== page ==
DOE advances two County groups in school pilot project

7 years ago

AUGUSTA, Maine – Commissioner Robert G. Hasson announced July 11 that the Maine Department of Education has authorized three applicants — consisting of partnerships between school districts and their CTE, higher education and business partners — to proceed to part 2 of their application for an Integrated, Consolidated 9-16 Education Facility Pilot project.

Two of the chosen are in Aroostook County, one in the St. John Valley and the other in the Houlton area.

One finalist is the tri-district area of Fort Kent Community High School and Valley Rivers Middle School (MSAD 27), Wisdom Middle/High School (MSAD 33), Madawaska Middle/High School, and St. John Valley Technology Center. The application seeks to combine the three high schools and create one high school and CTE center.

The second group is Houlton Middle/High School (RSU 29), Southern Aroostook High School (RSU 50), Katahdin High School (RSU 50), Hodgdon Junior/High School (RSU 70), East Grand School (RSU 84), and Region 2 School of Applied Technology. The application includes five schools, spanning three counties, and seeks to combine with Region 2 School of Applied Technology.

The third finalist is in Piscataquis County: Dexter Regional High School (MSAD 46), Penquis Community Secondary School (MSAD 41), Forest Hills High School (RSU 82/MSAD 12), Greenville Consolidated School, and Tri-County Technical Center (TCTC).  Dexter Regional High School would merge with Pisctaquis Community Secondary School in Guildford and the Tri-County Technical Center in Dexter, likely resulting in the construction of a new building. Those schools would partner with Forest Hills Consolidated School in Jackman and Greenville Consolidated School for distance learning and online programs.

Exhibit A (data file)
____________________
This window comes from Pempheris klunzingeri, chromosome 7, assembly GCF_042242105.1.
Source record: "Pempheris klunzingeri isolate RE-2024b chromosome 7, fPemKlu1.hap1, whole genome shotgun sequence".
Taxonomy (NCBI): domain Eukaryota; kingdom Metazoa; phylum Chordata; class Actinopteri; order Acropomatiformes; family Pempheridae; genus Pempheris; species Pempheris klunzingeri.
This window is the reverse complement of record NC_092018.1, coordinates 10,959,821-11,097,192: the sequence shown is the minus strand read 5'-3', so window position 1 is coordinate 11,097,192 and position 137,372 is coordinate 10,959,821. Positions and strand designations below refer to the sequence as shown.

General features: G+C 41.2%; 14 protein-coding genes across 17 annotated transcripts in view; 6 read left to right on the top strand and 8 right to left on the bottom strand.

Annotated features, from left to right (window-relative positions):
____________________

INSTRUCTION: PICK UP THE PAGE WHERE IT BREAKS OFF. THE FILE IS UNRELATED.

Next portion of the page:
“As we have traveled the state to discuss this unique and innovative opportunity for regional collaboration and construction, we have seen communities embrace the opportunity to imagine new possibilities for higher student achievement,” said Commissioner Hasson. “It is my hope that the pilot project that is eventually selected will set a new standard for regional approaches to high school, for expanding access to career and technical education, and for higher education and industry partnerships.”

In January, Hasson and the State Board of Education invited partnering districts to submit plans to create and/or upgrade education facilities, integrated with a career and technical school, the University of Maine System and the Maine Community College System. The commissioner and other representatives held information sessions in Presque Isle, Biddeford, Bangor and Augusta.

Part 1 of the application focused primarily on identifying the partners in each project. Those advancing to Part 2 will have six months to submit a more comprehensive proposal for each project, an overview of the proposed model, specific technical and financial supports needed from the Department and evidence of approval votes by the various partners involved.

Final scores will be established by combining Part 1 and Part 2 scores, and will be used to present a recommendation to the State Board of Education. The Department reserves the right to recommend more than one final project or to reject all applications.

Once the successful pilot project is selected, the DOE will fund required planning work. Decisions about renovation, expansion or building a new facility will be made during this planning phase.

All three projects will enter into work sessions with the Maine DOE; their next steps in the application are due Dec. 29.

More information is available on the Maine DOE’s Integrated, Consolidated 9-16 Education Facility Pilot web page.